Does Prophylaxis Prevent Catheter-related Thrombosis?


Get Permission

In ambulatory patients with cancer, the risk of catheter-related deep-vein thrombosis can be reduced by almost half with anticoagulation prophylaxis, according to a single-center French study presented at the 2012 European Society for Medical Oncology (ESMO) Congress in Vienna.1

Catheters implanted for chemotherapy delivery create a risk for deep-vein thrombosis that ranges from 0.3% to 28.3% for symptomatic events, rising to 27% to 66% when asymptomatic episodes are included, said Sandrine Lavau-Denes, MD, of the University Hospital Limoges in France.

“But the current guidelines of ASCO, the American College of Chest Physicians, and the French National Federation of the League of Centers Against Cancer do not recommend prophylactic anticoagulant treatment for cancer outpatients,” Dr. Lavau-Denes noted. “In recent studies and meta-analyses, the results are still contradictory, perhaps because of the heterogeneity of the screened patients.”

Randomized Trial

To help resolve the controversy, Dr. Lavau-Denes and colleagues conducted a phase III prospective, randomized, open-label trial spanning a 10-year period at their center (1999–2010), comparing a prophylactic strategy to no prophylaxis during 3 months of chemotherapy among 420 patients with advanced solid tumors.

“We found that prophylaxis with either warfarin or low-molecular-weight heparin was effective in preventing thrombotic events, and there was no increase in bleeding with prophylaxis,” Dr. Lavau-Denes reported.

The primary endpoint was the rate of symptomatic and asymptomatic catheter-related deep-vein thrombosis of the ipsilateral upper limbs and cervical veins of patients, excluding intraluminal thrombosis.

The study randomly assigned patients starting a first line of treatment—142 to low-molecular-weight heparin, 138 to warfarin, and 140 to a control arm. Patients were evaluated at baseline and on day 90 (sooner, in the case of symptoms), using Doppler ultrasound of the upper limbs and cervical veins, and venography.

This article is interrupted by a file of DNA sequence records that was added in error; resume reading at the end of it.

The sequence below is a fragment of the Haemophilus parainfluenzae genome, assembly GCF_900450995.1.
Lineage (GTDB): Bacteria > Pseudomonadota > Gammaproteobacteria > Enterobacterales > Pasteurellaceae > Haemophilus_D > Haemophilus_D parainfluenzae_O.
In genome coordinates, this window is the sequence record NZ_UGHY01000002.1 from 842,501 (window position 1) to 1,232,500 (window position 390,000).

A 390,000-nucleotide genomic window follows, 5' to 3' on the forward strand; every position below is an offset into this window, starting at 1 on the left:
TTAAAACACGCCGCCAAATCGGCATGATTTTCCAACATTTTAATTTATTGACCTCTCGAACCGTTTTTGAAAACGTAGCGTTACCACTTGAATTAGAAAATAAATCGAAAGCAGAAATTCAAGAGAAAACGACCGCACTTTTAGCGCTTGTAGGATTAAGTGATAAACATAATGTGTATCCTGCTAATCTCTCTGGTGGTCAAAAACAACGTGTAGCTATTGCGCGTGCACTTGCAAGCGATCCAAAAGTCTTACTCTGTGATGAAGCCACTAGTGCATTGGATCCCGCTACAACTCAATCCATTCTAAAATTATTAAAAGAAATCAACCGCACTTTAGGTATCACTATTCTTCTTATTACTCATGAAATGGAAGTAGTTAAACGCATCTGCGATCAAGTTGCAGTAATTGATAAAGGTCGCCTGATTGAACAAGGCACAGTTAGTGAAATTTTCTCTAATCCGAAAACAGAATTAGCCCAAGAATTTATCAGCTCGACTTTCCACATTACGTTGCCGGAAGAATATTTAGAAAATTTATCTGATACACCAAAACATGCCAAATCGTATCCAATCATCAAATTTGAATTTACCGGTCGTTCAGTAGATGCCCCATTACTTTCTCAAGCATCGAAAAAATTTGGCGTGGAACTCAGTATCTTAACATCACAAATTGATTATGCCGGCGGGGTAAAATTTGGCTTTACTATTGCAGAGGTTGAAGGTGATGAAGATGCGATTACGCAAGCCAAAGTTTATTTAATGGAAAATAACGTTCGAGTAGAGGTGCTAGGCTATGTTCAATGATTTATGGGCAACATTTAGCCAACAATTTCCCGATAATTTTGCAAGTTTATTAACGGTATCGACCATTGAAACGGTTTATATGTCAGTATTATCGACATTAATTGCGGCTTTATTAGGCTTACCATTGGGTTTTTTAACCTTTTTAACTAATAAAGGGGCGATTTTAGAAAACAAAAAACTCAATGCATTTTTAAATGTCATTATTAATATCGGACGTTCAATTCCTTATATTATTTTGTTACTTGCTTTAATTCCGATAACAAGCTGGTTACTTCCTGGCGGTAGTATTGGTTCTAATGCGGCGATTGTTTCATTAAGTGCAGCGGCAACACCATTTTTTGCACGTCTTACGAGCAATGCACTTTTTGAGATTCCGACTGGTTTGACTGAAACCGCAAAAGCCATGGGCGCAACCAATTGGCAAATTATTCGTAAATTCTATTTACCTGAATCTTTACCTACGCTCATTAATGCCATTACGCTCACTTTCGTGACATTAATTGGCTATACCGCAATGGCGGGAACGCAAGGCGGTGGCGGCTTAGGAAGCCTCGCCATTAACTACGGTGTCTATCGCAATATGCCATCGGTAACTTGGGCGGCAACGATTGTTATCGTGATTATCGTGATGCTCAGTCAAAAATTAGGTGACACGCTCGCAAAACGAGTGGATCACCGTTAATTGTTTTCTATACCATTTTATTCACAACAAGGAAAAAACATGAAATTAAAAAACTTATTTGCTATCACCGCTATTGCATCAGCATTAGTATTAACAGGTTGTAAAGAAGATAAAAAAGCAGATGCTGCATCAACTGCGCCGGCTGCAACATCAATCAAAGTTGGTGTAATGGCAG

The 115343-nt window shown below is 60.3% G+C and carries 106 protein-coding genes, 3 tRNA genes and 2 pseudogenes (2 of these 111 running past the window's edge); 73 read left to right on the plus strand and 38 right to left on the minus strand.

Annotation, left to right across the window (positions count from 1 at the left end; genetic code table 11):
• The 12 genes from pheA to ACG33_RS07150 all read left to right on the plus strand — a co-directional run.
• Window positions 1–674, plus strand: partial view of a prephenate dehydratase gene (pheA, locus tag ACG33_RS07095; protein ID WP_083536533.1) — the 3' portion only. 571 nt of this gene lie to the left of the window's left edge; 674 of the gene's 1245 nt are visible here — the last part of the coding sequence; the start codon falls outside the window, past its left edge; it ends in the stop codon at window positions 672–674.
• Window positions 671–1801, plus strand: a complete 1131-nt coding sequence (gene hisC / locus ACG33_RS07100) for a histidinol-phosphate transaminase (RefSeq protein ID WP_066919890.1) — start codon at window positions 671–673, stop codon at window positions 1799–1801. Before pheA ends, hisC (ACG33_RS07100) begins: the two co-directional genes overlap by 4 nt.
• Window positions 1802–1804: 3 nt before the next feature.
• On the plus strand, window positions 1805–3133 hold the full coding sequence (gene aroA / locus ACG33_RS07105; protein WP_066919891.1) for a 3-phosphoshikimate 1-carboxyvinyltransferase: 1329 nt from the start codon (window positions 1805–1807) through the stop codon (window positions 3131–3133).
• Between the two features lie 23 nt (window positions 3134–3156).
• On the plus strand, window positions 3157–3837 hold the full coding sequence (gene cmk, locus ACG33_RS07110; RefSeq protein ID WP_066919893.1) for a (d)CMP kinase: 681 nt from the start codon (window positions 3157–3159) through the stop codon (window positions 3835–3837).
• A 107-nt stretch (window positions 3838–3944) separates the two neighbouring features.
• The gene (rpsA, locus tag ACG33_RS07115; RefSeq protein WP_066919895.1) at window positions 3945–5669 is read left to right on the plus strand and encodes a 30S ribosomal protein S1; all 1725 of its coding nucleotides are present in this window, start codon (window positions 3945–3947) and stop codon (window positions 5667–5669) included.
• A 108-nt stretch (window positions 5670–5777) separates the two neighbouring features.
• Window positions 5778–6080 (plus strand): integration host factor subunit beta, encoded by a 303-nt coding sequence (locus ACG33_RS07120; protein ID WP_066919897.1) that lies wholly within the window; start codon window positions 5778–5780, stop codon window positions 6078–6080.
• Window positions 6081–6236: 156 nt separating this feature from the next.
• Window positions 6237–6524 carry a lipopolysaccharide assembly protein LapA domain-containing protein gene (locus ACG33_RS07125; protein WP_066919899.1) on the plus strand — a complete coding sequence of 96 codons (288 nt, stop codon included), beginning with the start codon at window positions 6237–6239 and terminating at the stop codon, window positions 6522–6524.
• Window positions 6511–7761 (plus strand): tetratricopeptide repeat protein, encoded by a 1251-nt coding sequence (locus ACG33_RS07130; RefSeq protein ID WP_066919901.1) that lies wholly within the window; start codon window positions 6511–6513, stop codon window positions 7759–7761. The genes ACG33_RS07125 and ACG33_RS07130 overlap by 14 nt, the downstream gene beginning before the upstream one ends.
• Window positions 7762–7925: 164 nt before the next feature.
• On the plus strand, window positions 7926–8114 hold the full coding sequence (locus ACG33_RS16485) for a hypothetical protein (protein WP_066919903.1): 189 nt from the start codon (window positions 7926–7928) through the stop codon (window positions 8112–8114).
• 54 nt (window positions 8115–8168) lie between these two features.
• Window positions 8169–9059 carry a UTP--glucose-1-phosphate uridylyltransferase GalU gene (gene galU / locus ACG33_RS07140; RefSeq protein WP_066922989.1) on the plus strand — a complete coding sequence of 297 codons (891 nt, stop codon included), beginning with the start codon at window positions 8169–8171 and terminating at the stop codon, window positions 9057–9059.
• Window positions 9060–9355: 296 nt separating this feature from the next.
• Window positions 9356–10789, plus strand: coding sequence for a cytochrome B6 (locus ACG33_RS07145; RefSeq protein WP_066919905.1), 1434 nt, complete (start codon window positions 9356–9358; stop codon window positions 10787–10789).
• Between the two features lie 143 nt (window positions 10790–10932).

Effectiveness of Prophylaxis

Among 407 evaluable patients, catheter-related deep-vein thrombosis occurred in 42 patients (10.3%), 30 of whom were asymptomatic. This included 20 (14.8%) of 135 patients in the control arm and 22 (8.1%) of 272 patients receiving either warfarin or low-molecular-weight heparin. Warfarin and low-molecular-weight heparin had no difference in efficacy.

Thromboprophylaxis was associated with a 45% reduction in risk that was statistically significant (P = .0357), Dr. Lavau-Denes reported.

The events were symptomatic in 6.7% of the control arm, and in 1.1% of the combined-intervention arm. Asymptomatic events occurred in 8.1% and 7.0% of the two groups, respectively.

Unrelated deep-vein thromboses were also prevented, occurring in 5.1% of the control arm and 0.7% of the intervention arm. For all but one of these 9 patients, the episode was symptomatic.

Adverse Events

The preventive effect was achieved without a significant increase in adverse events. Bleeding occurred in 0.7% of controls, 2.2% of the low-molecular-weight heparin arm, and 4.5% of the warfarin arm (P = .1361). However, there was an increase in thrombopenia among patients receiving thromboprophylaxis (P < .0001), particularly with low-molecular-weight heparin; this effect was grade 3/4 in only 12 (8.8%), 4 (3.0%), and 7 (5.0%), respectively, with no significant difference among the arms (P = .1039).

Approximately one-quarter of patients discontinued prophylaxis, with no difference among the arms. For 12.5% of the control arm, the reason for discontinuation was the occurrence of a thrombotic event, compared to 2.2% of the warfarin arm and 2.2% of the low-molecular-weight heparin arm.

Overall, these results suggest that thromboprophylaxis can benefit patients with cancer receiving chemotherapy. “We think that these new results should lead to a new [consideration] of the guidelines,” said Dr. Lavau-Denes. ■

Disclosure:  Dr. Lavau-Denes reported no potential conflicts of interest.

Reference

1. Tubiana-Mathieu N, Lavau-Denes S, Lacroix P, et al: Prophylaxis of catheter-related deep vein thrombosis in cancer patients with low-dose warfarin, low molecular weight heparin, or control: A randomized, controlled, phase III study. 2012 ESMO Congress. Abstract 15460. Presented October 1, 2012.


Related Articles

Expert Point of View: Fausto Roila, MD

Thromboprophylaxis for patients with a central venous catheter is at present not recommended by the international oncologic associations. This is based on the results of four recent randomized controlled trials, three of them double-blind, in which there was no statistically significant difference...


Advertisement

Advertisement



Advertisement